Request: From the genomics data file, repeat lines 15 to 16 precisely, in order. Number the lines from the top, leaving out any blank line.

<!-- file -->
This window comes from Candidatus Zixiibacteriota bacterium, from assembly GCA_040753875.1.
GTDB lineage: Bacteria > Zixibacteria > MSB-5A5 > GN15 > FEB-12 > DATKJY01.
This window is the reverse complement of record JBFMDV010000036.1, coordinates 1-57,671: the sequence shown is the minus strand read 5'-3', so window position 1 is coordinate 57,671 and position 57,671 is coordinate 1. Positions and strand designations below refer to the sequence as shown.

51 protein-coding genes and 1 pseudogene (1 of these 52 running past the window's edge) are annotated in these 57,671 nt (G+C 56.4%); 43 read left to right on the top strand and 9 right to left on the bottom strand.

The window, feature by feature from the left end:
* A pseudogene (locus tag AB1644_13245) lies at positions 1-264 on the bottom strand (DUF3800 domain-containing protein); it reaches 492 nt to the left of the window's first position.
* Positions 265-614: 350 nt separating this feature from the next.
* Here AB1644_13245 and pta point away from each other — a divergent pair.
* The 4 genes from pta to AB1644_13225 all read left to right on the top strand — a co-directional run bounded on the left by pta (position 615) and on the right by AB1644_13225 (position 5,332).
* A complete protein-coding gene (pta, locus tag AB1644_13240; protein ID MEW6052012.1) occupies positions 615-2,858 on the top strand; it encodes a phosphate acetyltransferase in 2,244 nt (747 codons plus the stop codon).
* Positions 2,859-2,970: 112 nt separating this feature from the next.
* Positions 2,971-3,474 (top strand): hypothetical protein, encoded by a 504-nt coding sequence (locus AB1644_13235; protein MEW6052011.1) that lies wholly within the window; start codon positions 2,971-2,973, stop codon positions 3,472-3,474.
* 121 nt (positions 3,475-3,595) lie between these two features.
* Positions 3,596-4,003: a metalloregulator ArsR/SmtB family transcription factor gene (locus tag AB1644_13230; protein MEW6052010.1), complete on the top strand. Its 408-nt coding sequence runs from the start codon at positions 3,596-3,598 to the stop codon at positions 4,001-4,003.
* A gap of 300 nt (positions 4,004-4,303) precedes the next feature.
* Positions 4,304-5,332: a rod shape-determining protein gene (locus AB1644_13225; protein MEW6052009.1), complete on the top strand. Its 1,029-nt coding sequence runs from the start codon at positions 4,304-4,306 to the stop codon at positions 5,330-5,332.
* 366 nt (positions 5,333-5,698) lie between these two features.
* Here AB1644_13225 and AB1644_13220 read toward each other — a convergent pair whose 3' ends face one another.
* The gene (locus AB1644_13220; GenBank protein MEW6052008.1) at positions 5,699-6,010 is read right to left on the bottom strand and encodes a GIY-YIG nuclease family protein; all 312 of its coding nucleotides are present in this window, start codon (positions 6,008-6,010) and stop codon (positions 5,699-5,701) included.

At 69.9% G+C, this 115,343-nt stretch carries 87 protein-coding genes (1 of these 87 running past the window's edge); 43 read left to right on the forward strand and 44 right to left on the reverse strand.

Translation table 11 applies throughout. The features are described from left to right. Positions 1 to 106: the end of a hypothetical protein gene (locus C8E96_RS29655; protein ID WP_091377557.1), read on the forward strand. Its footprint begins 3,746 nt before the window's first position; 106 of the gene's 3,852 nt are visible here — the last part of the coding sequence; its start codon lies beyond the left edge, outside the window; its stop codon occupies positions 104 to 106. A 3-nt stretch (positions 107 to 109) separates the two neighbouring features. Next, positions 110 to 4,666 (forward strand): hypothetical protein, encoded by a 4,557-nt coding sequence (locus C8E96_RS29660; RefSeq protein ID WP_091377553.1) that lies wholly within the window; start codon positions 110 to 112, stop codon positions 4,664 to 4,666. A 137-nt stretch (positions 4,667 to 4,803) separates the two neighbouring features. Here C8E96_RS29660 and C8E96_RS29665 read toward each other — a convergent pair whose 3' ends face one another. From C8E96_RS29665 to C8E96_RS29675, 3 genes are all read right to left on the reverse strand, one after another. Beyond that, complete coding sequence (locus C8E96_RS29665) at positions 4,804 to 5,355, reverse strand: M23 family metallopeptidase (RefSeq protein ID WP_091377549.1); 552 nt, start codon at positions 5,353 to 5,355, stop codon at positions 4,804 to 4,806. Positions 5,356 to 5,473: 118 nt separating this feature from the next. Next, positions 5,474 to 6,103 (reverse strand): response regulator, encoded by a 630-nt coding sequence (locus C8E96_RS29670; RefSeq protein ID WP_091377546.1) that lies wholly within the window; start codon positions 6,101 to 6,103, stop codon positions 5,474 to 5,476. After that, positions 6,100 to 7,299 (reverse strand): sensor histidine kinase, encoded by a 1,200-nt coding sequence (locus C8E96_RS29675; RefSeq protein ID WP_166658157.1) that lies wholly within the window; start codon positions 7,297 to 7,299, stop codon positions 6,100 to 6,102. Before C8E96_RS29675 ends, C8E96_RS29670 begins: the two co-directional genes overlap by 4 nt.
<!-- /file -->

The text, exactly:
* A gap of 300 nt (positions 4,004-4,303) precedes the next feature.
* Positions 4,304-5,332: a rod shape-determining protein gene (locus AB1644_13225; protein MEW6052009.1), complete on the top strand. Its 1,029-nt coding sequence runs from the start codon at positions 4,304-4,306 to the stop codon at positions 5,330-5,332.